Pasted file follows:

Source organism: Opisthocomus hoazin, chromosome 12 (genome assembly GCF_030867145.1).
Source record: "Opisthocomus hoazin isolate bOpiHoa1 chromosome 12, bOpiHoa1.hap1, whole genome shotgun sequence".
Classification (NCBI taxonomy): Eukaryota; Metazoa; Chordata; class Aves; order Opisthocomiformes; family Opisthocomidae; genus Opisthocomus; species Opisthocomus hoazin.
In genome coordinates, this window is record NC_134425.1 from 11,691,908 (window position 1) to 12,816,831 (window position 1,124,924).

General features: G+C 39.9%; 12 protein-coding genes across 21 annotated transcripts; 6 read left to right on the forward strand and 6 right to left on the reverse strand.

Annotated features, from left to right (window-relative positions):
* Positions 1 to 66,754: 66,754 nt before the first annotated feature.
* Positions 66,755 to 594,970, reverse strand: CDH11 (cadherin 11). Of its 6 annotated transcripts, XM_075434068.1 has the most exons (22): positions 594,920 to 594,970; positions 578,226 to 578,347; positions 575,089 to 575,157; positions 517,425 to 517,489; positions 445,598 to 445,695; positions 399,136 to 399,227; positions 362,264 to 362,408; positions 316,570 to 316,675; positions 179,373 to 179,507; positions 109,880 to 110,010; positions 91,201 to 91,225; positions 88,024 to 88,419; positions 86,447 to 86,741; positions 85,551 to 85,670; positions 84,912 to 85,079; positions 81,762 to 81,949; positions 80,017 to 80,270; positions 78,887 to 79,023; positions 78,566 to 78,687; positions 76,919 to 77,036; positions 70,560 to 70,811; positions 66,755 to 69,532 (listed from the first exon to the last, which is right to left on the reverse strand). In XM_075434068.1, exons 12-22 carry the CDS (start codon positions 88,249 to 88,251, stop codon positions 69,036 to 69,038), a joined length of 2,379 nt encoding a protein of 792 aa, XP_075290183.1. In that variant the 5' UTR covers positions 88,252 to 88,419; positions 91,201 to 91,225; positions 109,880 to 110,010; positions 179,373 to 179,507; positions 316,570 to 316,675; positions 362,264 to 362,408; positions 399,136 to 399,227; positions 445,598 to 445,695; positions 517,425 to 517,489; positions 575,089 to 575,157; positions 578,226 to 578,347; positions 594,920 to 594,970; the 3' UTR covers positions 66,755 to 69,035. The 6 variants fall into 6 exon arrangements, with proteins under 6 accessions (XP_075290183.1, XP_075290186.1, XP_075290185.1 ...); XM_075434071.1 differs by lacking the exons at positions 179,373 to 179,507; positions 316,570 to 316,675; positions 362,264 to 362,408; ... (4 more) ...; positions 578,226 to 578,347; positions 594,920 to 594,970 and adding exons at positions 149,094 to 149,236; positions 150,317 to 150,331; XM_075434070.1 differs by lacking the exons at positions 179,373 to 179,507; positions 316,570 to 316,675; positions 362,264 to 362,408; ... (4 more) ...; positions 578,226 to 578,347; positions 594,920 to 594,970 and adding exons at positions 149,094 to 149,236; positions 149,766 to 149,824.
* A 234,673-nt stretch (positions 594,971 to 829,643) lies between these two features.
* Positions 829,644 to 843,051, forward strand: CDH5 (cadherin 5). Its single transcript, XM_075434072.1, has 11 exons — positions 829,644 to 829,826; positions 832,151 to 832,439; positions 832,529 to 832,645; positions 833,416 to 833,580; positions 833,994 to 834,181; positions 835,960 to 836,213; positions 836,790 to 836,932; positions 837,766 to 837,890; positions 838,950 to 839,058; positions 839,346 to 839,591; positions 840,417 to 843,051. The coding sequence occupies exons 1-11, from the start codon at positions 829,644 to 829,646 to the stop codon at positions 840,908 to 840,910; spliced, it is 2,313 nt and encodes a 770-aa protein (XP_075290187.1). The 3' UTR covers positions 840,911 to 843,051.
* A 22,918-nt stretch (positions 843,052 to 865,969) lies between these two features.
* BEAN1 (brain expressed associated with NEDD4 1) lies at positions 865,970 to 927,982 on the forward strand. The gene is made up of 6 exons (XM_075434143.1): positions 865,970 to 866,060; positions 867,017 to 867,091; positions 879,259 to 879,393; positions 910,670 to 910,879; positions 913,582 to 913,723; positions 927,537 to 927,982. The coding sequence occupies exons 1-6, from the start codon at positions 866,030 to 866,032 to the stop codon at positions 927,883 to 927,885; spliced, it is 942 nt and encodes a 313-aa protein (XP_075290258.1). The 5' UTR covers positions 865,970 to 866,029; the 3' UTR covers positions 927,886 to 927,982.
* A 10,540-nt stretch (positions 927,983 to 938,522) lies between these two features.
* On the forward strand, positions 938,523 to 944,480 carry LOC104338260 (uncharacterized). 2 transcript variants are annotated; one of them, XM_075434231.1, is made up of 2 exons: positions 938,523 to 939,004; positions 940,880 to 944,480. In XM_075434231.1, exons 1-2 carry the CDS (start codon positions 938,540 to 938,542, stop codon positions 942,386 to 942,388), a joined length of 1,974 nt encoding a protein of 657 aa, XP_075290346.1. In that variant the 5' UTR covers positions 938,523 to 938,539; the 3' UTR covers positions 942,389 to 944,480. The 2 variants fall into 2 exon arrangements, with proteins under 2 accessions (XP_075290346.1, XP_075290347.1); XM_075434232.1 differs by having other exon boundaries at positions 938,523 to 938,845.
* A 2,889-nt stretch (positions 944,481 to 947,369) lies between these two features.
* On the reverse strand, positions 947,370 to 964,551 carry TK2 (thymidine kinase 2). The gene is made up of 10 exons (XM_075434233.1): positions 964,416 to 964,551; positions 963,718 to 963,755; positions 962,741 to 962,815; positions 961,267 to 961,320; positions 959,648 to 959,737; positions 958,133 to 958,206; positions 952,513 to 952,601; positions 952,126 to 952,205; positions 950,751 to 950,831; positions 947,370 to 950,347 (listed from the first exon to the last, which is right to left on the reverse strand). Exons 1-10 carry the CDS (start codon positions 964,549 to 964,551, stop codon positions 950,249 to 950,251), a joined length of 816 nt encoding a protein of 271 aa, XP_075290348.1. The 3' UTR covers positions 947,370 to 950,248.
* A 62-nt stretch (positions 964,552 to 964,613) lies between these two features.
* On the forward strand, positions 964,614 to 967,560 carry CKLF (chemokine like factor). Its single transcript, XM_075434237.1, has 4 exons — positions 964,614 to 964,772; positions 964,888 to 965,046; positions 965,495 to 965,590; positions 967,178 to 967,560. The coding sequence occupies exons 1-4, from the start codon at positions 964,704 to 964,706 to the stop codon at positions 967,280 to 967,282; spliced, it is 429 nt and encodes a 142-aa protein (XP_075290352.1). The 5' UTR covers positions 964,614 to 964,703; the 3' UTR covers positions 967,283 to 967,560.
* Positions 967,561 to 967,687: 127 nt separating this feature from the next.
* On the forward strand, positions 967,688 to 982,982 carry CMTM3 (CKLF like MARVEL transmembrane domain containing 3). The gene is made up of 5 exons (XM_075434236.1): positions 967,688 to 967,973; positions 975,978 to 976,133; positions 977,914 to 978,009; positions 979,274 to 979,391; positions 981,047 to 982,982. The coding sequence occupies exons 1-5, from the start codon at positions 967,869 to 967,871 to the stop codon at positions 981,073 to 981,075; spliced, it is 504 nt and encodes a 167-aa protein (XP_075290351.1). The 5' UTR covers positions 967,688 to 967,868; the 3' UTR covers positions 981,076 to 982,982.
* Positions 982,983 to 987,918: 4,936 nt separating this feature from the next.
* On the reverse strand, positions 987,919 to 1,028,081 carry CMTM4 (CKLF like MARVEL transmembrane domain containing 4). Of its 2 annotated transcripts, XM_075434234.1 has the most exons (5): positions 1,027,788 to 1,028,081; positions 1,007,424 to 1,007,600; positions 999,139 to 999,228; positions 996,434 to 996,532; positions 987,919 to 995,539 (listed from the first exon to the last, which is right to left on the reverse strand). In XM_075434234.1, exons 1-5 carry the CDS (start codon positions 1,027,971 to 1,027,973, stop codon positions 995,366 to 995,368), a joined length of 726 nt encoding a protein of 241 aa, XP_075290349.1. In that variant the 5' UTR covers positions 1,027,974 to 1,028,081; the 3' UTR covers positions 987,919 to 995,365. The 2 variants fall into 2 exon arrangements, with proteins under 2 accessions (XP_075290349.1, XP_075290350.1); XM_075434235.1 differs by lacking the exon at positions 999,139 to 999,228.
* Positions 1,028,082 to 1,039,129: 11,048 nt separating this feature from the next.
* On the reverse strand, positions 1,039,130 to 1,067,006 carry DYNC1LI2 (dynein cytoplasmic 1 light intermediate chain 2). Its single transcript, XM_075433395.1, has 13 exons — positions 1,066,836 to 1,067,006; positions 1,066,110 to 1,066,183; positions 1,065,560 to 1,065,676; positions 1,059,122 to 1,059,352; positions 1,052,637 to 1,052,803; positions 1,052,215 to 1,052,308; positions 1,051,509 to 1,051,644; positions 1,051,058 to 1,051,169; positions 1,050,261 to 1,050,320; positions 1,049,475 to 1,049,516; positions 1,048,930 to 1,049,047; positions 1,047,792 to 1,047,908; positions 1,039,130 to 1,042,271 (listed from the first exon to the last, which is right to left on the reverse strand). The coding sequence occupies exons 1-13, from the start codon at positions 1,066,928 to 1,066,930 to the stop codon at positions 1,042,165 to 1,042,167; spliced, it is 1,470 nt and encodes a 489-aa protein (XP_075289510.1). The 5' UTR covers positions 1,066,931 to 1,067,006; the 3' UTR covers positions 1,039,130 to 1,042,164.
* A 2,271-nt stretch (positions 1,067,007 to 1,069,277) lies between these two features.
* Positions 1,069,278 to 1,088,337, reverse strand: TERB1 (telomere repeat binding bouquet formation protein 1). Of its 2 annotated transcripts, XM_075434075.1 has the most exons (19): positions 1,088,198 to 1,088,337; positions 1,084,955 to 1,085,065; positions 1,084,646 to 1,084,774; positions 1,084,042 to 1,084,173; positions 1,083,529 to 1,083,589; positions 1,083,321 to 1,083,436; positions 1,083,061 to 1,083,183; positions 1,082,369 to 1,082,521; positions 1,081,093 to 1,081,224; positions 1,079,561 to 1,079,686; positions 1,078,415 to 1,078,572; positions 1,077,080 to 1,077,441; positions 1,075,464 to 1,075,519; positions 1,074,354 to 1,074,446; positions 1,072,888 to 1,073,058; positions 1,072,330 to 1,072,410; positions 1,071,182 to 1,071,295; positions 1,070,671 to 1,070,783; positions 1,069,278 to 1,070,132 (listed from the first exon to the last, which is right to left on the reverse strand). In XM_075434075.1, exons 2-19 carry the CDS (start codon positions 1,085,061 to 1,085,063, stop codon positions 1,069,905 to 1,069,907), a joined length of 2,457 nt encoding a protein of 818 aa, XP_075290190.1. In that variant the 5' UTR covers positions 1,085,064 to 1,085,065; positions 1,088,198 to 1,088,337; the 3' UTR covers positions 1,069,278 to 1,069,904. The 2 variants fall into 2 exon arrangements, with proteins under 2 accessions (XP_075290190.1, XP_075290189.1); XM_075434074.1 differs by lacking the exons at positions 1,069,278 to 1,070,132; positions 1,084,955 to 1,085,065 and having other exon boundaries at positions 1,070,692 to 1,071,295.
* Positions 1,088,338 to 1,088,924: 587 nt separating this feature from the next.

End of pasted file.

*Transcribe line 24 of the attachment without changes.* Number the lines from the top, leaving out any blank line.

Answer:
* On the reverse strand, positions 1,039,130 to 1,067,006 carry DYNC1LI2 (dynein cytoplasmic 1 light intermediate chain 2). Its single transcript, XM_075433395.1, has 13 exons — positions 1,066,836 to 1,067,006; positions 1,066,110 to 1,066,183; positions 1,065,560 to 1,065,676; positions 1,059,122 to 1,059,352; positions 1,052,637 to 1,052,803; positions 1,052,215 to 1,052,308; positions 1,051,509 to 1,051,644; positions 1,051,058 to 1,051,169; positions 1,050,261 to 1,050,320; positions 1,049,475 to 1,049,516; positions 1,048,930 to 1,049,047; positions 1,047,792 to 1,047,908; positions 1,039,130 to 1,042,271 (listed from the first exon to the last, which is right to left on the reverse strand). The coding sequence occupies exons 1-13, from the start codon at positions 1,066,928 to 1,066,930 to the stop codon at positions 1,042,165 to 1,042,167; spliced, it is 1,470 nt and encodes a 489-aa protein (XP_075289510.1). The 5' UTR covers positions 1,066,931 to 1,067,006; the 3' UTR covers positions 1,039,130 to 1,042,164.